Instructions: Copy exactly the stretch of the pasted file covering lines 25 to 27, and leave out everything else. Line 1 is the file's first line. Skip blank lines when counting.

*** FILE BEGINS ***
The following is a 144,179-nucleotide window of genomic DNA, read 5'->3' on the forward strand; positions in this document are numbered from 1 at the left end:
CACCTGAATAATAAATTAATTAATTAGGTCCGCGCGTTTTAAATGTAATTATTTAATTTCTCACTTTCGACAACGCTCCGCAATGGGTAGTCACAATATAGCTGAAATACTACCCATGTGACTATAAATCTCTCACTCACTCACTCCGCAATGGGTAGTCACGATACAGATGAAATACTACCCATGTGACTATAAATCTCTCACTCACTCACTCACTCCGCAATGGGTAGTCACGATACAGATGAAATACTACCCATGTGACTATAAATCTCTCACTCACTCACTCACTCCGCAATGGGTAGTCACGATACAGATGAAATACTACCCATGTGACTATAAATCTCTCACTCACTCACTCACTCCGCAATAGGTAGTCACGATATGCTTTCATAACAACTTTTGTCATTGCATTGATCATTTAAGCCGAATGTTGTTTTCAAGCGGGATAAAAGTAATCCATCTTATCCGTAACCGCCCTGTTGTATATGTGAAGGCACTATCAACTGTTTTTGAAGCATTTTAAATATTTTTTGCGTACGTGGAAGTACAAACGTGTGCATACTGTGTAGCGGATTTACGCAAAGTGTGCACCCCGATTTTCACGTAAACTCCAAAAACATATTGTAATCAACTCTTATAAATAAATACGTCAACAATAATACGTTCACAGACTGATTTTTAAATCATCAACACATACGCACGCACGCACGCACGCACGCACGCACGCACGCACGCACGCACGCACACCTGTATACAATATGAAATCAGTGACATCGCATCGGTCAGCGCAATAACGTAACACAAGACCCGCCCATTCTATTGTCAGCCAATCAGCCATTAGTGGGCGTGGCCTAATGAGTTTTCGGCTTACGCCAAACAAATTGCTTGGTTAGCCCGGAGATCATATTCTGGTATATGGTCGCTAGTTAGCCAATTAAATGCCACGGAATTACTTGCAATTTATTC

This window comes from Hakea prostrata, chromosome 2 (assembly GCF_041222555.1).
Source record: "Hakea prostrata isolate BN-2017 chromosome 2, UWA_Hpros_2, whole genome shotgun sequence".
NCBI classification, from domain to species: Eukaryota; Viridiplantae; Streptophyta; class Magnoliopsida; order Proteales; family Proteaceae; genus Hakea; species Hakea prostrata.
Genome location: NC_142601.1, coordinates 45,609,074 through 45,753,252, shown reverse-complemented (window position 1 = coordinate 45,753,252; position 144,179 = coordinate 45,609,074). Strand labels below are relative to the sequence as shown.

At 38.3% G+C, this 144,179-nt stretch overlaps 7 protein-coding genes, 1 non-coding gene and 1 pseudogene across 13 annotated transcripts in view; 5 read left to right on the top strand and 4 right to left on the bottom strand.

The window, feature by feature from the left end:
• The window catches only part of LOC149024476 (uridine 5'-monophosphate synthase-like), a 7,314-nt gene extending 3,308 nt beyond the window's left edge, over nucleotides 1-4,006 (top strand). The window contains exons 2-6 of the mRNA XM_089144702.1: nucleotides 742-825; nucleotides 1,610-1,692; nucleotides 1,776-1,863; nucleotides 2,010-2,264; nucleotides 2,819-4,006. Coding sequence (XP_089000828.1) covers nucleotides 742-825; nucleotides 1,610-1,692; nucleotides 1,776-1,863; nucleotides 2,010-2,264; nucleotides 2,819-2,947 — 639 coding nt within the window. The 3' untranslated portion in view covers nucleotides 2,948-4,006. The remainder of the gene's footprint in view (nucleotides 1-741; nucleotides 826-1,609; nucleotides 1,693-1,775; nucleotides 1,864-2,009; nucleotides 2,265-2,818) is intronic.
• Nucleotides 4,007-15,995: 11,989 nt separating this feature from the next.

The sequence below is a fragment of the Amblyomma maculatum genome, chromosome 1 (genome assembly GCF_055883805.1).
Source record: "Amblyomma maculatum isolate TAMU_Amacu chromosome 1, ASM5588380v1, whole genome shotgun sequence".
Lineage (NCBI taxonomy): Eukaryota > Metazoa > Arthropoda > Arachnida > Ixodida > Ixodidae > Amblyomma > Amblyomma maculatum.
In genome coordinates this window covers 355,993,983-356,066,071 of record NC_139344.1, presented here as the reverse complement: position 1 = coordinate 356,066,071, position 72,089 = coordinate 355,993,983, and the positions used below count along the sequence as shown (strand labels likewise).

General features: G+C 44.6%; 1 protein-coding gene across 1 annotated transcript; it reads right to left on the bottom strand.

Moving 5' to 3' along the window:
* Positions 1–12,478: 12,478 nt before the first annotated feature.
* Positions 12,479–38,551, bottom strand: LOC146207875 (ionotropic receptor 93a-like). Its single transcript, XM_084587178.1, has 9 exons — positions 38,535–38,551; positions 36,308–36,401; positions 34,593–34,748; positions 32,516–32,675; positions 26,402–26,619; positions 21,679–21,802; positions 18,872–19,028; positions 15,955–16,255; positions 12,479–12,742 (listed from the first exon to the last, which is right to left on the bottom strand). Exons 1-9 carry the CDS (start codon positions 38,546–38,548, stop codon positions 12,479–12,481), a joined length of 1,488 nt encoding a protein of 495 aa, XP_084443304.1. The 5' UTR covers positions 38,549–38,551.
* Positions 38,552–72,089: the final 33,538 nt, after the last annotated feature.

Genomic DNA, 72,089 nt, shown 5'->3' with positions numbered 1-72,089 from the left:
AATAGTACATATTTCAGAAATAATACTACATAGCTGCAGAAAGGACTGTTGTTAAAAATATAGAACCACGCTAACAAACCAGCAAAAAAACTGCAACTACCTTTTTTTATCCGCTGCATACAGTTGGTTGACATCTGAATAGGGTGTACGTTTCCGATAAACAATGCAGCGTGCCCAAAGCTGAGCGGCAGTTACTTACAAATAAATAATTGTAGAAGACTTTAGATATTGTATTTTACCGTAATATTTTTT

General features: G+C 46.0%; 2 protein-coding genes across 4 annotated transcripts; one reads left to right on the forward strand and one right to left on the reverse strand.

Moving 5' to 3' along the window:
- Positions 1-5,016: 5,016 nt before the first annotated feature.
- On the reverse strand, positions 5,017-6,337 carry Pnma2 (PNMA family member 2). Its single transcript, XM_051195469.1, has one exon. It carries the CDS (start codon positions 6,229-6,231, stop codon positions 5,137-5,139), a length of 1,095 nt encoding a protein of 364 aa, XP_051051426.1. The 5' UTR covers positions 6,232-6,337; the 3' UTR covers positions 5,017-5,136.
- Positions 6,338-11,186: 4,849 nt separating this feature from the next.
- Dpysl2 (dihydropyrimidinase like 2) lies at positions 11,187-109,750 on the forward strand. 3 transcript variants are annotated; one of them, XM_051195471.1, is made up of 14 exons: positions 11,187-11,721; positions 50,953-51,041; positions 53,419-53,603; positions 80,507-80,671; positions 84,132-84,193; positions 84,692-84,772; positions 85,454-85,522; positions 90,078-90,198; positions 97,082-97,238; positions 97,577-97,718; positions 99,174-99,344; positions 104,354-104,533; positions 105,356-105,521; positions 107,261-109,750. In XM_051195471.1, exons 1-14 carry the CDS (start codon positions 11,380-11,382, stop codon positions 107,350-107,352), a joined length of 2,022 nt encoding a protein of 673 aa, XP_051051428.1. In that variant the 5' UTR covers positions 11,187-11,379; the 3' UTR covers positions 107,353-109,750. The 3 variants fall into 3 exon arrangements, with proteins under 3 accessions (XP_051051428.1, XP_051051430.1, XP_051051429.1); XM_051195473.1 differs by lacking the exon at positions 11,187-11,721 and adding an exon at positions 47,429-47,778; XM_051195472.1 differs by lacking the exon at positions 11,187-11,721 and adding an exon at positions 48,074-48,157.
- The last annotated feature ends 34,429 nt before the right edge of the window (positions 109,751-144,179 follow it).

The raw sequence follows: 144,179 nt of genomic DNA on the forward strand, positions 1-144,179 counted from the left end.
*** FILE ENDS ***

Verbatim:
- On the reverse strand, positions 5,017-6,337 carry Pnma2 (PNMA family member 2). Its single transcript, XM_051195469.1, has one exon. It carries the CDS (start codon positions 6,229-6,231, stop codon positions 5,137-5,139), a length of 1,095 nt encoding a protein of 364 aa, XP_051051426.1. The 5' UTR covers positions 6,232-6,337; the 3' UTR covers positions 5,017-5,136.
- Positions 6,338-11,186: 4,849 nt separating this feature from the next.
- Dpysl2 (dihydropyrimidinase like 2) lies at positions 11,187-109,750 on the forward strand. 3 transcript variants are annotated; one of them, XM_051195471.1, is made up of 14 exons: positions 11,187-11,721; positions 50,953-51,041; positions 53,419-53,603; positions 80,507-80,671; positions 84,132-84,193; positions 84,692-84,772; positions 85,454-85,522; positions 90,078-90,198; positions 97,082-97,238; positions 97,577-97,718; positions 99,174-99,344; positions 104,354-104,533; positions 105,356-105,521; positions 107,261-109,750. In XM_051195471.1, exons 1-14 carry the CDS (start codon positions 11,380-11,382, stop codon positions 107,350-107,352), a joined length of 2,022 nt encoding a protein of 673 aa, XP_051051428.1. In that variant the 5' UTR covers positions 11,187-11,379; the 3' UTR covers positions 107,353-109,750. The 3 variants fall into 3 exon arrangements, with proteins under 3 accessions (XP_051051428.1, XP_051051430.1, XP_051051429.1); XM_051195473.1 differs by lacking the exon at positions 11,187-11,721 and adding an exon at positions 47,429-47,778; XM_051195472.1 differs by lacking the exon at positions 11,187-11,721 and adding an exon at positions 48,074-48,157.